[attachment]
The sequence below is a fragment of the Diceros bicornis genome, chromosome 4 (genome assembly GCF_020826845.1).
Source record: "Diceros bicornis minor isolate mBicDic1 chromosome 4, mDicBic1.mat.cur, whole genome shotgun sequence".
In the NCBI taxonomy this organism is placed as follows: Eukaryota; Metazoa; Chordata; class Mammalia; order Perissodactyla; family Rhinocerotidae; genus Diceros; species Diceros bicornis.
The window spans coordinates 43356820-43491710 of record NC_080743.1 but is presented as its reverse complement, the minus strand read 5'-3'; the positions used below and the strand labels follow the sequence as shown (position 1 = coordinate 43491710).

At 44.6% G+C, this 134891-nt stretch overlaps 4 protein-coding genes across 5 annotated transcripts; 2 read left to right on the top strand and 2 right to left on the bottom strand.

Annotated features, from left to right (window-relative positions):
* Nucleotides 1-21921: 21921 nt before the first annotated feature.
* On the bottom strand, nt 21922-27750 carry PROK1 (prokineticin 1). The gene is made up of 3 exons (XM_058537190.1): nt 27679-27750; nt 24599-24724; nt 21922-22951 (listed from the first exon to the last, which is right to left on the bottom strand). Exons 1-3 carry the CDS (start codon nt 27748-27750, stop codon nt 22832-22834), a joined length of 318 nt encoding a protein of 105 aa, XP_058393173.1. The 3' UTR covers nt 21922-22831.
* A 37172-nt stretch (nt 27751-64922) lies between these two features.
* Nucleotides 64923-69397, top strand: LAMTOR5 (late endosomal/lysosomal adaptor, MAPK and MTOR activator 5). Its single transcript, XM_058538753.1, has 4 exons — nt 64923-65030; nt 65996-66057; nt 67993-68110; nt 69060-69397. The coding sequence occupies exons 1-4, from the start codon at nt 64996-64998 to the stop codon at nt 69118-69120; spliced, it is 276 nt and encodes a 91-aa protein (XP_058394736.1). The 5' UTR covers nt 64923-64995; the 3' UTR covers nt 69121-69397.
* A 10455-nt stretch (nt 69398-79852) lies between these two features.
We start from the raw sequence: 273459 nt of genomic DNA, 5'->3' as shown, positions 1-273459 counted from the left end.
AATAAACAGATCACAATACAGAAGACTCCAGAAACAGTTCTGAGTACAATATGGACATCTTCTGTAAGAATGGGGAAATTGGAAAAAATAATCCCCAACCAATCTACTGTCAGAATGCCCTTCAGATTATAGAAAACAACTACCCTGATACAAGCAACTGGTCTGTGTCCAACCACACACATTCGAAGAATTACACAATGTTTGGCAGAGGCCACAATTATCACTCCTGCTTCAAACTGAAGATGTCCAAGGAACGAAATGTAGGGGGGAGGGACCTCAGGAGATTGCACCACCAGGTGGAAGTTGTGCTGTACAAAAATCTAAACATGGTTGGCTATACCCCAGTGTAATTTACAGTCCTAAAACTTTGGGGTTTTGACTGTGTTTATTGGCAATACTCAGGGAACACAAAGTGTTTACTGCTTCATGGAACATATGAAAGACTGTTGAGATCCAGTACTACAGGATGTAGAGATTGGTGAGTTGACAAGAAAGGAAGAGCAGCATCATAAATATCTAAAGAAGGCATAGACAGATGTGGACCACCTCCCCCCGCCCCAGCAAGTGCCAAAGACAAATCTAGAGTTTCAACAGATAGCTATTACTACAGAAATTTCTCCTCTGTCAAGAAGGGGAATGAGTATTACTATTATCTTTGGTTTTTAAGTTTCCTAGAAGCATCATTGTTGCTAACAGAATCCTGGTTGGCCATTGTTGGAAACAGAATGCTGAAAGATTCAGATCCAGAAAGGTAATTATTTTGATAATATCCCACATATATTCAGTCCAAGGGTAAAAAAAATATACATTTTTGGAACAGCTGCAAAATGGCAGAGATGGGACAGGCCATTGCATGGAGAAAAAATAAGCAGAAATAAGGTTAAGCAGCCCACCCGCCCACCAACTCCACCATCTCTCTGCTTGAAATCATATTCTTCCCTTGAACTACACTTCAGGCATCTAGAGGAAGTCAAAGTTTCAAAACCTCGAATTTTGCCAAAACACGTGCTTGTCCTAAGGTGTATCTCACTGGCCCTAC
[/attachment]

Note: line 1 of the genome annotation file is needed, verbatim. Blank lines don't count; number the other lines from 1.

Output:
The sequence below is a fragment of the Diceros bicornis genome, chromosome 4 (genome assembly GCF_020826845.1).